Tesla said it intends to invest $3.6 billion to expand manufacturing capabilities in Nevada and is confident growing software-related profits, reflected in record net income reported Wednesday for the fourth quarter of last year, will keep margins higher than any other automaker.
The company confirmed it plans to produce high volumes of semi-trucks and make enough cell batteries for 2 million light-duty vehicles annually in Nevada.
Nevada Gov. Joe Lombardo posted a photo on Twitter of himself and CEO Elon Musk late Tuesday after the newly elected Republican announced in his first State of the State address Monday night that Tesla had committed to a “brand-new” manufacturing facility for electric trucks in northern Nevada.
The project actually will expand an existing operation at the Truckee Reno Industrial Center, about 20 miles (32 kilometers) east of Reno-Sparks along Interstate 80. But the plan takes the company a step closer to accomplishing previously announced plans to ramp up Tesla Semi production to make 50,000 trucks in North America in 2024.
The leading electric vehicle maker posted adjusted earnings of $1.19 per share in the quarter, up from 85 cents a share a year earlier, and its previous record of $1.07 a share in the first quarter. Analysts surveyed by Refinitiv had forecast EPS of $1.13.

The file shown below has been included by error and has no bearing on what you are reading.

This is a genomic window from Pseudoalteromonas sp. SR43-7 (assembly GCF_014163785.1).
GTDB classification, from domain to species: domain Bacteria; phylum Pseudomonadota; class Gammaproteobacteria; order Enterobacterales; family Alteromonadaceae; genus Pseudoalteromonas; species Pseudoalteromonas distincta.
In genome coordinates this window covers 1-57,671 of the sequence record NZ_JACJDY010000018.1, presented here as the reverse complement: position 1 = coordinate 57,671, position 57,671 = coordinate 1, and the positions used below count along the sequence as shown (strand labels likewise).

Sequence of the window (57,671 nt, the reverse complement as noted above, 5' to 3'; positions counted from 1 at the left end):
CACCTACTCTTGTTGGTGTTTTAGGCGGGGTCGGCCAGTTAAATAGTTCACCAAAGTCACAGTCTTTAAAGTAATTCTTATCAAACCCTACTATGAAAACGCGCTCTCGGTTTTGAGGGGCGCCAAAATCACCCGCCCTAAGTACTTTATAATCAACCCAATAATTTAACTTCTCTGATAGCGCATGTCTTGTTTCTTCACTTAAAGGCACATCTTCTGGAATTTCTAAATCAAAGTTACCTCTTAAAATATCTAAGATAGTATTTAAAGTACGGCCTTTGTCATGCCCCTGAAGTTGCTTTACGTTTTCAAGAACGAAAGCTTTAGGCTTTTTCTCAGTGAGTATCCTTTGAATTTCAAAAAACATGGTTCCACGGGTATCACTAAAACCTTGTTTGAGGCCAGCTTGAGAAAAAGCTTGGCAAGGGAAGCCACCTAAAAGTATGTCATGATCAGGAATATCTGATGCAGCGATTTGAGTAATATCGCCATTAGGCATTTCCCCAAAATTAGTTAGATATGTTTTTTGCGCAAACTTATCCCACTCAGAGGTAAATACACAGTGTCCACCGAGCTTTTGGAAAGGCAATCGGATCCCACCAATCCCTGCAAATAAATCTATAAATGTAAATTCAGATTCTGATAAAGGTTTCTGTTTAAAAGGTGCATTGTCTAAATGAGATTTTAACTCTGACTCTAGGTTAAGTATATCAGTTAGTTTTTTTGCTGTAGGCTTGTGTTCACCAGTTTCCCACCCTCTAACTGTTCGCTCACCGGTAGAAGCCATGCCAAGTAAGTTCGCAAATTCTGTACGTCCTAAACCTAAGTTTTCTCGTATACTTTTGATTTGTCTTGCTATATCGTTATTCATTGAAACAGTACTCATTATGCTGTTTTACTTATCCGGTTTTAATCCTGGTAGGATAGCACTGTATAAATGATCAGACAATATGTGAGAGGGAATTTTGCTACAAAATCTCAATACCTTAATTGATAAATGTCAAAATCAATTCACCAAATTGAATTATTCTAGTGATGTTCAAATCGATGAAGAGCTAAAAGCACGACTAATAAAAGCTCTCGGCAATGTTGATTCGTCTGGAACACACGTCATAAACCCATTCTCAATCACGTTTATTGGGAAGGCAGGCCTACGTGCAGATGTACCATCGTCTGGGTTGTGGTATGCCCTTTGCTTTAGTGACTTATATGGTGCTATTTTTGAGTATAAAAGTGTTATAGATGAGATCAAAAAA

Tesla shares were little changed in after-hours trading. Tesla said Wednesday that it expects sales of about 1.8 million vehicles this year, up 37% from 2022 sales of 1.3 million vehicles.
What’s happening at Tesla
For the full year, the company had adjusted earnings per share of $4.07, up from $2.26 in 2021. But the closely-watched automotive gross margin fell to 25.9% from 27.9% in the third quarter and 30.6% in the fourth quarter a year ago.
Tesla’s once high-flying shares lost 65% of their value last year, the worst year ever for the company’s stock. One of the company’s problems is that it failed to hit its target of a 50% growth in sales in 2022. Its previous aggressive growth rates and strong profit margins were factors that made Tesla the most valuable automaker in the world by far, despite having a fraction of the sales volume of other global automakers.
The automaker’s previously announced sales shortfall was attributed greatly to Covid-related shutdowns, which caused the shutdown not only its Shanghai factory, but many of its stores and suppliers in China.
Tesla also said it will reveal details of its next generation vehicle platform at an investors’ day in March.
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